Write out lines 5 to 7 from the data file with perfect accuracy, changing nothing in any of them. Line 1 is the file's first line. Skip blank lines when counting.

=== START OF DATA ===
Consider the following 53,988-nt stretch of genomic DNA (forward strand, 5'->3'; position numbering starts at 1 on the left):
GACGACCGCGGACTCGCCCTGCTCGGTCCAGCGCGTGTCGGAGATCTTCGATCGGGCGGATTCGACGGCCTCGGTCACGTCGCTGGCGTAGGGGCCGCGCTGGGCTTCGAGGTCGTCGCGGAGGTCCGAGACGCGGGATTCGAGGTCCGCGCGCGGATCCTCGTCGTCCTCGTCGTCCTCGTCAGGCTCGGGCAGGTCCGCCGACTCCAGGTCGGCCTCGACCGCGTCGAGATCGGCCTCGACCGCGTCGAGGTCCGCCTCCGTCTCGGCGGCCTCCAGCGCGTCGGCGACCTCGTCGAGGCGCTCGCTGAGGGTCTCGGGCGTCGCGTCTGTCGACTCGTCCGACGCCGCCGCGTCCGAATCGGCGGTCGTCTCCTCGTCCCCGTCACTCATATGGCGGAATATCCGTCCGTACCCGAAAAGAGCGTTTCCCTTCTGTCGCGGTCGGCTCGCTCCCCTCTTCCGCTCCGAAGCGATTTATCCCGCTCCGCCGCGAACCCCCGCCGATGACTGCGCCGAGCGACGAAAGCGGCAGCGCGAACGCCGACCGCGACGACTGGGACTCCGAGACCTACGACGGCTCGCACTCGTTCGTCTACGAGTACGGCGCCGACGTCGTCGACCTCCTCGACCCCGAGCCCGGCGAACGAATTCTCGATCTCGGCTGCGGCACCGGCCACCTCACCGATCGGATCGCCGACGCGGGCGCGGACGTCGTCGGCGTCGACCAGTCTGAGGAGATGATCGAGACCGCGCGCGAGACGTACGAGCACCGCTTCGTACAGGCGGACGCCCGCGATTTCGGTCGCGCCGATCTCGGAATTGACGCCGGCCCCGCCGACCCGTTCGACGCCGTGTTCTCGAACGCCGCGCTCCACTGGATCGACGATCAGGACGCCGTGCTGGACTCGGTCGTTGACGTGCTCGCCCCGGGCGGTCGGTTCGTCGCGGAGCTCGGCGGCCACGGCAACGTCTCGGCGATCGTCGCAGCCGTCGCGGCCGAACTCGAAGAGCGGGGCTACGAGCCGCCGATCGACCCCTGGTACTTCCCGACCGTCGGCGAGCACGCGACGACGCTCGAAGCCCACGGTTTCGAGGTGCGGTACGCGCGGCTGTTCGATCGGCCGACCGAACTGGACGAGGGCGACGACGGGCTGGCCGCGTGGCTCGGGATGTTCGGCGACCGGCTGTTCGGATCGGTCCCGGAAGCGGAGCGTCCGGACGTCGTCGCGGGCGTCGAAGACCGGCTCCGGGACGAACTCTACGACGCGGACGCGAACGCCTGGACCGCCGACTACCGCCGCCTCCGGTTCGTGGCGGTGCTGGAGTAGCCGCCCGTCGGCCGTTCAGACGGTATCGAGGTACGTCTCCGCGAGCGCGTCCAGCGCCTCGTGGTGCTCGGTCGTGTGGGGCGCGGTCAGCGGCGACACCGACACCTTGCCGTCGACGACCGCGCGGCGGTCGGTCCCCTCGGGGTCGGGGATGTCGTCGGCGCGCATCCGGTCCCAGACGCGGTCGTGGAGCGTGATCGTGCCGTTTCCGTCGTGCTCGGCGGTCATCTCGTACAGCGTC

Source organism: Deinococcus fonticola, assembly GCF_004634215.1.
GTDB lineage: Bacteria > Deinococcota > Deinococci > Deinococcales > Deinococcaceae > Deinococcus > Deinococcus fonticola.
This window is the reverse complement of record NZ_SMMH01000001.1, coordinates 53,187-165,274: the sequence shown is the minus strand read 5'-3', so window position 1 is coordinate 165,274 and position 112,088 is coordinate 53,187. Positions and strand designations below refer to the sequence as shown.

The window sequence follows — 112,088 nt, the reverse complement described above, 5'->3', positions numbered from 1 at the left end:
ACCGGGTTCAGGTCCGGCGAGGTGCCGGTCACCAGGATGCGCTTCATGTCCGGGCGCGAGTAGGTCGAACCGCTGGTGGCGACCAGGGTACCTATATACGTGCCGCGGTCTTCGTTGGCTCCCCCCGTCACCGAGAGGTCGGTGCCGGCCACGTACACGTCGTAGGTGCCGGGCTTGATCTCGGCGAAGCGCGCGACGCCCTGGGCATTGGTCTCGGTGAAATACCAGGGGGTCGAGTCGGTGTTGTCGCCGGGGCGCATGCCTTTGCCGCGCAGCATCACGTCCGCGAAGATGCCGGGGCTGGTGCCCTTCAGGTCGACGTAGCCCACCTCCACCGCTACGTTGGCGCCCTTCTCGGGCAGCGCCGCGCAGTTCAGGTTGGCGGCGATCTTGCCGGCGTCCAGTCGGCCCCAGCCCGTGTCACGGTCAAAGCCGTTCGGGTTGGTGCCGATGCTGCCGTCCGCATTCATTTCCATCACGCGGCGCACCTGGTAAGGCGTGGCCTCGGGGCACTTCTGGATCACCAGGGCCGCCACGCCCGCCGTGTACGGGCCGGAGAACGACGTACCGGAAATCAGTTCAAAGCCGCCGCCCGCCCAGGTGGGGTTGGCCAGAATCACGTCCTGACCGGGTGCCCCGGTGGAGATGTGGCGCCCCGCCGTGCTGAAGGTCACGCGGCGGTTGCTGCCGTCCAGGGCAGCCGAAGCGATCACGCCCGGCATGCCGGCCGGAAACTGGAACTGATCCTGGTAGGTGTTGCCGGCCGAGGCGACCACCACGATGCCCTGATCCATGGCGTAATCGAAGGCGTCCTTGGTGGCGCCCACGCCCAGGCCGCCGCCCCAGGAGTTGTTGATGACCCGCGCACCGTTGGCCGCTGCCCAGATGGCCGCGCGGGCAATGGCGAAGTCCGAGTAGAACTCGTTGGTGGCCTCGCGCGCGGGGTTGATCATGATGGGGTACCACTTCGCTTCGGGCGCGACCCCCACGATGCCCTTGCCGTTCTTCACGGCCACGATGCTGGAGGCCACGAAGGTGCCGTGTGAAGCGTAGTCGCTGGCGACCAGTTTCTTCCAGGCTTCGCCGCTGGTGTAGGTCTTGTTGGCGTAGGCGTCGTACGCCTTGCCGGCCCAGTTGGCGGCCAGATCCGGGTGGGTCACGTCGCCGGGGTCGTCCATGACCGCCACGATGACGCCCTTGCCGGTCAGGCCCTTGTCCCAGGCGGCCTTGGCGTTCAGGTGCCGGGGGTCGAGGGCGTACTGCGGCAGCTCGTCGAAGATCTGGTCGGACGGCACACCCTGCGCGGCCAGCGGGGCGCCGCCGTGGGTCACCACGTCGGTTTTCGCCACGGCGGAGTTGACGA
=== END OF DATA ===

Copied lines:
This window is the reverse complement of record NZ_SMMH01000001.1, coordinates 53,187-165,274: the sequence shown is the minus strand read 5'-3', so window position 1 is coordinate 165,274 and position 112,088 is coordinate 53,187. Positions and strand designations below refer to the sequence as shown.

The window sequence follows — 112,088 nt, the reverse complement described above, 5'->3', positions numbered from 1 at the left end:
ACCGGGTTCAGGTCCGGCGAGGTGCCGGTCACCAGGATGCGCTTCATGTCCGGGCGCGAGTAGGTCGAACCGCTGGTGGCGACCAGGGTACCTATATACGTGCCGCGGTCTTCGTTGGCTCCCCCCGTCACCGAGAGGTCGGTGCCGGCCACGTACACGTCGTAGGTGCCGGGCTTGATCTCGGCGAAGCGCGCGACGCCCTGGGCATTGGTCTCGGTGAAATACCAGGGGGTCGAGTCGGTGTTGTCGCCGGGGCGCATGCCTTTGCCGCGCAGCATCACGTCCGCGAAGATGCCGGGGCTGGTGCCCTTCAGGTCGACGTAGCCCACCTCCACCGCTACGTTGGCGCCCTTCTCGGGCAGCGCCGCGCAGTTCAGGTTGGCGGCGATCTTGCCGGCGTCCAGTCGGCCCCAGCCCGTGTCACGGTCAAAGCCGTTCGGGTTGGTGCCGATGCTGCCGTCCGCATTCATTTCCATCACGCGGCGCACCTGGTAAGGCGTGGCCTCGGGGCACTTCTGGATCACCAGGGCCGCCACGCCCGCCGTGTACGGGCCGGAGAACGACGTACCGGAAATCAGTTCAAAGCCGCCGCCCGCCCAGGTGGGGTTGGCCAGAATCACGTCCTGACCGGGTGCCCCGGTGGAGATGTGGCGCCCCGCCGTGCTGAAGGTCACGCGGCGGTTGCTGCCGTCCAGGGCAGCCGAAGCGATCACGCCCGGCATGCCGGCCGGAAACTGGAACTGATCCTGGTAGGTGTTGCCGGCCGAGGCGACCACCACGATGCCCTGATCCATGGCGTAATCGAAGGCGTCCTTGGTGGCGCCCACGCCCAGGCCGCCGCCCCAGGAGTTGTTGATGACCCGCGCACCGTTGGCCGCTGCCCAGATGGCCGCGCGGGCAATGGCGAAGTCCGAGTAGAACTCGTTGGTGGCCTCGCGCGCGGGGTTGATCATGATGGGGTACCACTTCGCTTCGGGCGCGACCCCCACGATGCCCTTGCCGTTCTTCACGGCCACGATGCTGGAGGCCACGAAGGTGCCGTGTGAAGCGTAGTCGCTGGCGACCAGTTTCTTCCAGGCTTCGCCGCTGGTGTAGGTCTTGTTGGCGTAGGCGTCGTACGCCTTGCCGGCCCAGTTGGCGGCCAGATCCGGGTGGGTCACGTCGCCGGGGTCGTCCATGACCGCCACGATGACGCCCTTGCCGGTCAGGCCCTTGTCCCAGGCGGCCTTGGCGTTCAGGTGCCGGGGGTCGAGGGCGTACTGCGGCAGCTCGTCGAAGATCTGGTCGGACGGCACACCCTGCGCGGCCAGCGGGGCGCCGCCGTGGGTCACCACGTCGGTTTTCGCCACGGCGGAGTTGACGA